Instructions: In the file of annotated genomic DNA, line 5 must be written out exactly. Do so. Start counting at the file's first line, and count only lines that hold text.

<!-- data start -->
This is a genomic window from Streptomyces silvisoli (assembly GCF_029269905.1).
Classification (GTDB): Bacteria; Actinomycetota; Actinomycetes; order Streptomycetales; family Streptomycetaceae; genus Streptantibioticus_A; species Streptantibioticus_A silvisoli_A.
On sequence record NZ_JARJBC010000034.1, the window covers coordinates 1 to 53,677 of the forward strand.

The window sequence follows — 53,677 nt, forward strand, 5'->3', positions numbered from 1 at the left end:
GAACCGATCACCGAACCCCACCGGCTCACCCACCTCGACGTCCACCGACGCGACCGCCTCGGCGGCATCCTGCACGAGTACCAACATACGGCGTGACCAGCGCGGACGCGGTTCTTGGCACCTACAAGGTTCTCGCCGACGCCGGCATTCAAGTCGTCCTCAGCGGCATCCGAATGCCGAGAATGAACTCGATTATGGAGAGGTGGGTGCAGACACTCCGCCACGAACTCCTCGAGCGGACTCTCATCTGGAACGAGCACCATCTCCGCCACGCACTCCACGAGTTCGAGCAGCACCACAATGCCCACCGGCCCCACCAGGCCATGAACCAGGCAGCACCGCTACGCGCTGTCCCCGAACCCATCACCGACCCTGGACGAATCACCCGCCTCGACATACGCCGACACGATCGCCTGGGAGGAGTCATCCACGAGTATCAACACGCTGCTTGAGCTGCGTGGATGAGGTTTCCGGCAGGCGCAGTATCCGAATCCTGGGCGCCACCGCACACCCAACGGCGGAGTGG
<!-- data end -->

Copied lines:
GAACCGATCACCGAACCCCACCGGCTCACCCACCTCGACGTCCACCGACGCGACCGCCTCGGCGGCATCCTGCACGAGTACCAACATACGGCGTGACCAGCGCGGACGCGGTTCTTGGCACCTACAAGGTTCTCGCCGACGCCGGCATTCAAGTCGTCCTCAGCGGCATCCGAATGCCGAGAATGAACTCGATTATGGAGAGGTGGGTGCAGACACTCCGCCACGAACTCCTCGAGCGGACTCTCATCTGGAACGAGCACCATCTCCGCCACGCACTCCACGAGTTCGAGCAGCACCACAATGCCCACCGGCCCCACCAGGCCATGAACCAGGCAGCACCGCTACGCGCTGTCCCCGAACCCATCACCGACCCTGGACGAATCACCCGCCTCGACATACGCCGACACGATCGCCTGGGAGGAGTCATCCACGAGTATCAACACGCTGCTTGAGCTGCGTGGATGAGGTTTCCGGCAGGCGCAGTATCCGAATCCTGGGCGCCACCGCACACCCAACGGCGGAGTGG